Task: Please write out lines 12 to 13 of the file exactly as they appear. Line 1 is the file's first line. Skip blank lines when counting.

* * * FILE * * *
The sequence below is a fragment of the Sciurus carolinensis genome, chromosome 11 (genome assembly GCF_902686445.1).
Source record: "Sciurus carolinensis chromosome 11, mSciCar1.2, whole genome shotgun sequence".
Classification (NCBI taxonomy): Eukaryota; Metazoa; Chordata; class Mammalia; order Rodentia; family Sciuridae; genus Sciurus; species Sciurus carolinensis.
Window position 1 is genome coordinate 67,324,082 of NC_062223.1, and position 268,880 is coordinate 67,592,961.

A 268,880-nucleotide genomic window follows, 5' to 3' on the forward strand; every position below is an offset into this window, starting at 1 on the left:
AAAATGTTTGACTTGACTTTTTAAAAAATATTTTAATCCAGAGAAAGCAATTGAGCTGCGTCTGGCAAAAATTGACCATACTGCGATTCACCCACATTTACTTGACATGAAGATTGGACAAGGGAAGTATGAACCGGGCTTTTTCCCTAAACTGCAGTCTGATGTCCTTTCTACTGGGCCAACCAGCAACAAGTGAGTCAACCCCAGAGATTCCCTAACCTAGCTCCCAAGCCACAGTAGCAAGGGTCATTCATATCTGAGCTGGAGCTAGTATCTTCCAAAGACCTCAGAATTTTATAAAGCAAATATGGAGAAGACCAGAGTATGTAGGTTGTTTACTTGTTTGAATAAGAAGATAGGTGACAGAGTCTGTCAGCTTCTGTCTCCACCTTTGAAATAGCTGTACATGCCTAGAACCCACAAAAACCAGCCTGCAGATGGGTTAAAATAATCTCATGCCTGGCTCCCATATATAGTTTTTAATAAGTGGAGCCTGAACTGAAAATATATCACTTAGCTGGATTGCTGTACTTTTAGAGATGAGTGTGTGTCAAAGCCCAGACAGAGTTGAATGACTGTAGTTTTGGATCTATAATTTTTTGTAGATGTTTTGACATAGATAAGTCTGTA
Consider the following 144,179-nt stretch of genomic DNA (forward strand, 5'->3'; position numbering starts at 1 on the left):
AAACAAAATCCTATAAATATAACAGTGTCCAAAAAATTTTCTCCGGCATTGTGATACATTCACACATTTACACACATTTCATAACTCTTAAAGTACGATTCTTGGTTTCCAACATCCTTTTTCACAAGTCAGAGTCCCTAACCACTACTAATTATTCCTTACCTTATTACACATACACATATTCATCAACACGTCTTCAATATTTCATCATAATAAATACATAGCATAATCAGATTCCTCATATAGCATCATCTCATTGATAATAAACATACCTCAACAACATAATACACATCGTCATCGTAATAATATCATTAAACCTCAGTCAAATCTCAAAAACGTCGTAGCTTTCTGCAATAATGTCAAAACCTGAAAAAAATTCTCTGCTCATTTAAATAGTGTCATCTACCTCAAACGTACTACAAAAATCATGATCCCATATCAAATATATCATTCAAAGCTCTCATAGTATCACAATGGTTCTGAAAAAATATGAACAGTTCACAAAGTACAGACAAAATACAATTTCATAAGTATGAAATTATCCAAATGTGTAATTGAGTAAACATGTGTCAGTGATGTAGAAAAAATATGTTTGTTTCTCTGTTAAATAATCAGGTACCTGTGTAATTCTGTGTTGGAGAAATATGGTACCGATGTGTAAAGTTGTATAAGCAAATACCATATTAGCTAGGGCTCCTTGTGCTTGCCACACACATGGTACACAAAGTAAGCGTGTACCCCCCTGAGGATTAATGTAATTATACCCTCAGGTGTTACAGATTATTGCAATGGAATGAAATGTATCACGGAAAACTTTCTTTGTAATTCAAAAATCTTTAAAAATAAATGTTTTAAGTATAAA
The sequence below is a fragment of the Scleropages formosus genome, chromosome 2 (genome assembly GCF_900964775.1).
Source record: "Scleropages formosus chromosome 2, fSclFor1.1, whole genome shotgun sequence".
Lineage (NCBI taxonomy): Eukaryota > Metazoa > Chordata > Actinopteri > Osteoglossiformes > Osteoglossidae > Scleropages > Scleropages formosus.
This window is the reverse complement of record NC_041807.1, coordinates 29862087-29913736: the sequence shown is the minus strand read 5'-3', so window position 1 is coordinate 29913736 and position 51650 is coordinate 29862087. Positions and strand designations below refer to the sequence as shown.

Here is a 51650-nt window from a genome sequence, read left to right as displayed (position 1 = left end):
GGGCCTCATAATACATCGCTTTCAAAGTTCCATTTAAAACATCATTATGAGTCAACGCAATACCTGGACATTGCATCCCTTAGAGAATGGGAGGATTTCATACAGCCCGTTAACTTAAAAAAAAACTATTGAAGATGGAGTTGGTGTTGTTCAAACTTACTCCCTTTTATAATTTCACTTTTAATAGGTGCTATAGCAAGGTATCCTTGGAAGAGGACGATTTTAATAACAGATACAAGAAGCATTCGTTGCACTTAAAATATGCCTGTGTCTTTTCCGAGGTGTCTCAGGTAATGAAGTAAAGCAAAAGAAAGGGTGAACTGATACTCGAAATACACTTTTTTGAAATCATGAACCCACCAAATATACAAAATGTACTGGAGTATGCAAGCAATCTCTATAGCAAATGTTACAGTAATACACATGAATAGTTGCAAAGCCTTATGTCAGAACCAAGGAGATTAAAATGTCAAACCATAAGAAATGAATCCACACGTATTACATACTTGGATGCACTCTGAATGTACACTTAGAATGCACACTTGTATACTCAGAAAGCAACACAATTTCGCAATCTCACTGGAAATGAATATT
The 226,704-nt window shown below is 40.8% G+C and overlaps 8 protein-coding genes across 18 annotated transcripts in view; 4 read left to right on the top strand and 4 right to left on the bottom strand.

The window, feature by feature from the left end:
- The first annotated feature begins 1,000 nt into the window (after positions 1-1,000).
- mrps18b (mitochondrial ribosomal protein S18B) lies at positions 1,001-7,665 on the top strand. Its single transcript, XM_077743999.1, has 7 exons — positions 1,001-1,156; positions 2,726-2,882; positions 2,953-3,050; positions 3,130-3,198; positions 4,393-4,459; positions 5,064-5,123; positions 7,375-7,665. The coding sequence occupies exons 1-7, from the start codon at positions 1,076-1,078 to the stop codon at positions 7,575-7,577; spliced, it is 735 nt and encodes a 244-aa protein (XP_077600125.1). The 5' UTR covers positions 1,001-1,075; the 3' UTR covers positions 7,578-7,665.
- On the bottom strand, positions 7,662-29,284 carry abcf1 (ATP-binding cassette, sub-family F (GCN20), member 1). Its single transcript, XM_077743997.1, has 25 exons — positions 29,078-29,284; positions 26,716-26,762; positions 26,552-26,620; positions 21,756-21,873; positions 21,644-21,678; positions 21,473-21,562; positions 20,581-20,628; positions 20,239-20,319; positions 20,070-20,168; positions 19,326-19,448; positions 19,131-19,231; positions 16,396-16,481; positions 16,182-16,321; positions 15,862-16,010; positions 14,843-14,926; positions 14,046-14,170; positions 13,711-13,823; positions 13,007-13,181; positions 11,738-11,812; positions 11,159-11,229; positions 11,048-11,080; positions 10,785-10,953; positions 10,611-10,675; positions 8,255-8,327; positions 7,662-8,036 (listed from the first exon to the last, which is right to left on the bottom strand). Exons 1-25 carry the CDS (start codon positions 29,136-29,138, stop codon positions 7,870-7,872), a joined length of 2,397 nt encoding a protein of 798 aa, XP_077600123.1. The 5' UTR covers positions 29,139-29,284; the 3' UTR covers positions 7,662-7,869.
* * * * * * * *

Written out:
This window is the reverse complement of record NC_041807.1, coordinates 29862087-29913736: the sequence shown is the minus strand read 5'-3', so window position 1 is coordinate 29913736 and position 51650 is coordinate 29862087. Positions and strand designations below refer to the sequence as shown.

Here is a 51650-nt window from a genome sequence, read left to right as displayed (position 1 = left end):